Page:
November 29th, 2019
Students came out in numbers
today in the capital to demand once more that the government take greater
action on addressing the climate crisis.
The lunchtime protest was set to
be held before the gates of the Dail, but due to crowd size and road safety,
Gardai directed the demonstration down towards Kildare Place.
School strikers spoke before the
crowd, demanding that the Government take both holistic and specific action.
They repeatedly called on it to halt all plans to support liquefied natural gas
terminals in both Shannon and Cork.
Brooke Dwyer, who participated in the RTE Climate Youth Assembly earlier this month, said that she refused to let the broadcasted event “be used solely for PR, put in a false light, and used as an excuse by the Government”.
“I’m sick and tired and scared of
the excuses and blatant dismissiveness, lack of education, ignorance and
passiveness towards the crisis in climate crisis,” she added.
She then went on to read the ten recommendations the Assembly put forward to the Minister for Climate Action Richard Bruton, which included banning imported fracked gas and the redirecting of all energy investing into solar power.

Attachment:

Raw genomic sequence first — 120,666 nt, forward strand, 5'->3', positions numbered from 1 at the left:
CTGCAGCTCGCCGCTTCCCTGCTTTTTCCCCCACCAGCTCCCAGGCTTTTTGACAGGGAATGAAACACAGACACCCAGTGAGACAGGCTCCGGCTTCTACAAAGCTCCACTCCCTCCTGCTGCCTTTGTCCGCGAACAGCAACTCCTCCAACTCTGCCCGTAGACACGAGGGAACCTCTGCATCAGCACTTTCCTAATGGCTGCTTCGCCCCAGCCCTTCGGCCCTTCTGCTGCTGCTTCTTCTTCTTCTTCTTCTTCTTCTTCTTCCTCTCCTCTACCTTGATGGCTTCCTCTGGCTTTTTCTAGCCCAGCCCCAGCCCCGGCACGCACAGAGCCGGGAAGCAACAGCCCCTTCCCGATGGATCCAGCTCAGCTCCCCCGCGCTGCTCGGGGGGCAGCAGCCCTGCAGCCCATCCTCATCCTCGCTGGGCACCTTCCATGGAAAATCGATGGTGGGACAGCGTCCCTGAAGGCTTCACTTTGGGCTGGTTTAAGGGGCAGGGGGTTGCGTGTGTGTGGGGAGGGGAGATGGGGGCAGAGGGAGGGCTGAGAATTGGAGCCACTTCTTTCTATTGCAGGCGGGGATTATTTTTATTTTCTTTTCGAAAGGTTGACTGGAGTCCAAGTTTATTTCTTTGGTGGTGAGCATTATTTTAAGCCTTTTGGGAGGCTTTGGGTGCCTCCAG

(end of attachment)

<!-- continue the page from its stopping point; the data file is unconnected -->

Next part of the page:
The strike was led by the Fridays
for Future movement and coincided with a global climate strike just a week
before the annual UN Climate Conference is set to take place in Madrid.
Swedish teenage climate activist
Greta Thunberg is currently crossing the Atlantic by carbon-neutral boat in
order to attend the conference.
Today’s strike is the fourth of
its kind this year, with similar global mobilizations happening in March, May
and September. Protests also took place across the country, including in Cork,
Ennis, Limerick and Letterkenny.
Ireland remains well-off track in
meeting its 2020 and 2030 targets according to EPA data and the 2019 Climate
Change Performance Index released this time last year.
Most recently, Climate Action
Network (CAN) Europe stressed that Ireland must do more on
climate action within the next month.
The report from the European climate body found that Ireland was performing poorly in a number of areas, including renewable energy, energy efficiency and climate ambition.
School Striker Demands
The movement is asking the
Government to communicate the severity of the climate crisis to the public and
to build school curriculums that convey it adequately to students of all
The transition to
carbon-neutrality must be fair, and stronger corporate regulation on those
directly responsible for the climate crisis must be implemented, they say.
Students are also asking the
government to deeply reduce emissions from the state’s largest emitting sector,
agriculture, and all fossil fuel supplies be left in the ground.
By 2030, school strikers want a 100 per cent renewable electricity supply, which supersedes the government’s current 2030 target of 70 per cent.
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